Processor manufacturer Texas Instruments (TI) today announced at Computex an update to it’s ARM based line of OMAP 4 chips, the OMAP 4470.
The OMAP 4470 has a clockspeed of 1.8 GHz, and it is powered by two 1-GHz ARM Cortex-A9 engines and two 266-MHz ARM Cortex-M3 cores. This is a noticeable upgrade from the OMAP 4460 processor, which is found in the Blackberry Playbook, that has a clockspeed of 1.5 GHz.
Remi El-Ouazzane, Vice President of TI’s OMAP division, said that the chip would be able to provide “fast and crisp Web browsing, HD and liquid UIs, support for the latest applications [which] are the elements consumers judge and buy their devices on.”
El-Ouazzane also mentioned that the chip would be able to provide stereoscopic 3D output and HD via HDMI.
One of the new features found in the OMAP 4470 is a hardware composition engine that takes some of the work of rendering the UI away from the GPU and thus increases battery life.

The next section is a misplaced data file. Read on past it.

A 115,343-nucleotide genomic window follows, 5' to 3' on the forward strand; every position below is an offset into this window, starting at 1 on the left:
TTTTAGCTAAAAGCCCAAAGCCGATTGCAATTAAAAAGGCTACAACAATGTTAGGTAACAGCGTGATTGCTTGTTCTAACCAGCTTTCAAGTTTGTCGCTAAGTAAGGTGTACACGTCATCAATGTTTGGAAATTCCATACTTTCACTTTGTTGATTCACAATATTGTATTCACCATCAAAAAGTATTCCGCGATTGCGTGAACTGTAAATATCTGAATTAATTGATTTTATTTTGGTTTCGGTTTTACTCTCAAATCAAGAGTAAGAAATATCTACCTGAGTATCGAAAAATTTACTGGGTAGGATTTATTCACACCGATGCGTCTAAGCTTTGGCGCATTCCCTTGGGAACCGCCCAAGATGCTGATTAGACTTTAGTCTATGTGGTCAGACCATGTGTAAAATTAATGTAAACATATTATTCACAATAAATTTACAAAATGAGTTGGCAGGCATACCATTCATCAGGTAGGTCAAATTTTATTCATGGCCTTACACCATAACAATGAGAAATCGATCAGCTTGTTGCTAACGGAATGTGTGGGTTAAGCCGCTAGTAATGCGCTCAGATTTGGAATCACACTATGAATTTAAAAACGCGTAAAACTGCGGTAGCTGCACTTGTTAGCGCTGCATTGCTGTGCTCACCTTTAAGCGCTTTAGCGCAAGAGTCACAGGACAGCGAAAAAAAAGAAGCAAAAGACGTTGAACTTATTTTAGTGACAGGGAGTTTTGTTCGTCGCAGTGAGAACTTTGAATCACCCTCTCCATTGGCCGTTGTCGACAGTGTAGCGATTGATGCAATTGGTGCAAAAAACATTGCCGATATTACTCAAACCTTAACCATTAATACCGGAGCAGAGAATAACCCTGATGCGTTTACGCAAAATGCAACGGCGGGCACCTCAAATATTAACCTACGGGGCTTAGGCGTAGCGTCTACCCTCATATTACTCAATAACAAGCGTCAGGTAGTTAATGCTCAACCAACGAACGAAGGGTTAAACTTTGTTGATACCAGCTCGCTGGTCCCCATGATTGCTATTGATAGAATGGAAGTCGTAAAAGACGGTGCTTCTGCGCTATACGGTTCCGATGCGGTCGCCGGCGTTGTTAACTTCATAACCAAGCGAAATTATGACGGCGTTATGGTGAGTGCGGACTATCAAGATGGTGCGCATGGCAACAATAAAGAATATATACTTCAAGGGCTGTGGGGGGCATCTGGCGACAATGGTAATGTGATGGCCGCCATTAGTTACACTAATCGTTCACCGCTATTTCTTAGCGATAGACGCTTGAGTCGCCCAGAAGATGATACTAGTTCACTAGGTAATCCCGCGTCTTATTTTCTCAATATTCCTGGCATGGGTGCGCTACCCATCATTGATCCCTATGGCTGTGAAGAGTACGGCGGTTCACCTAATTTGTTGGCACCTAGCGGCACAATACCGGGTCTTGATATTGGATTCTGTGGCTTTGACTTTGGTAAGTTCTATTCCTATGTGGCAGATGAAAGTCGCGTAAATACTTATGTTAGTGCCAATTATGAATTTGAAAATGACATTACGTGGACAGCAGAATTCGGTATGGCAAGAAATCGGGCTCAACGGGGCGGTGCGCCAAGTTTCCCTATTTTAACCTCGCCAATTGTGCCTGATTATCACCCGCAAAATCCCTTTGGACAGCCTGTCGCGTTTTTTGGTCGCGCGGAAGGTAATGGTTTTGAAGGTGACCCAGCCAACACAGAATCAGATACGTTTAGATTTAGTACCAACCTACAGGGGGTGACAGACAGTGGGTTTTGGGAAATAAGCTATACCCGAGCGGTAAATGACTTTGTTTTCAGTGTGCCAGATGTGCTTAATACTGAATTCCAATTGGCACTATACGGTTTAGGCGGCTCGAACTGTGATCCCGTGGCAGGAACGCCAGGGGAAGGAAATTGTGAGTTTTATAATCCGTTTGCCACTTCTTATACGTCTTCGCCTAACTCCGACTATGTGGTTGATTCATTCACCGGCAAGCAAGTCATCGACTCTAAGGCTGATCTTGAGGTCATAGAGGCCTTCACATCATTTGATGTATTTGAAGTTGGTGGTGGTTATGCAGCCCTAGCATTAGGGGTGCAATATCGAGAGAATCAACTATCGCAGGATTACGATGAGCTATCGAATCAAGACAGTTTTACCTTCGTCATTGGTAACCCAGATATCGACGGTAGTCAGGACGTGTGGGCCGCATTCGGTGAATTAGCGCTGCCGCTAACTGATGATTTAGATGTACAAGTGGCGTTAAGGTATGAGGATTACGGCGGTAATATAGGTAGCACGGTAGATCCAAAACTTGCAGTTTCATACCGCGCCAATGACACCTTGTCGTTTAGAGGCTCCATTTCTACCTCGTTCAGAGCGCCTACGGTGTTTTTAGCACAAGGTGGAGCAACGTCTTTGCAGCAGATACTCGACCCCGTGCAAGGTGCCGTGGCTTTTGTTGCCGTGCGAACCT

To take care of multimedia processing, the OMAP 4470 features a PowerVR SGX544 core that supports both DirectX and OpenGL. This chip is similar to the SGX543 found in the iPad 2, albeit the SGX544 is newer and more powerful. TI says that this chip was designed with powering the UIs of Windows 8 and the next generation of Android in mind.
This year’s Computex expo has proven to be a very competitive venue for chip manufacturers as AMD, Qualcomm, Nvidia, and Intel have all released processors geared towards mobile computing.
TI says it hopes to ship device manufacturers samples later this year, with the OMAP4470 slated to begin appearing in devices in early 2012.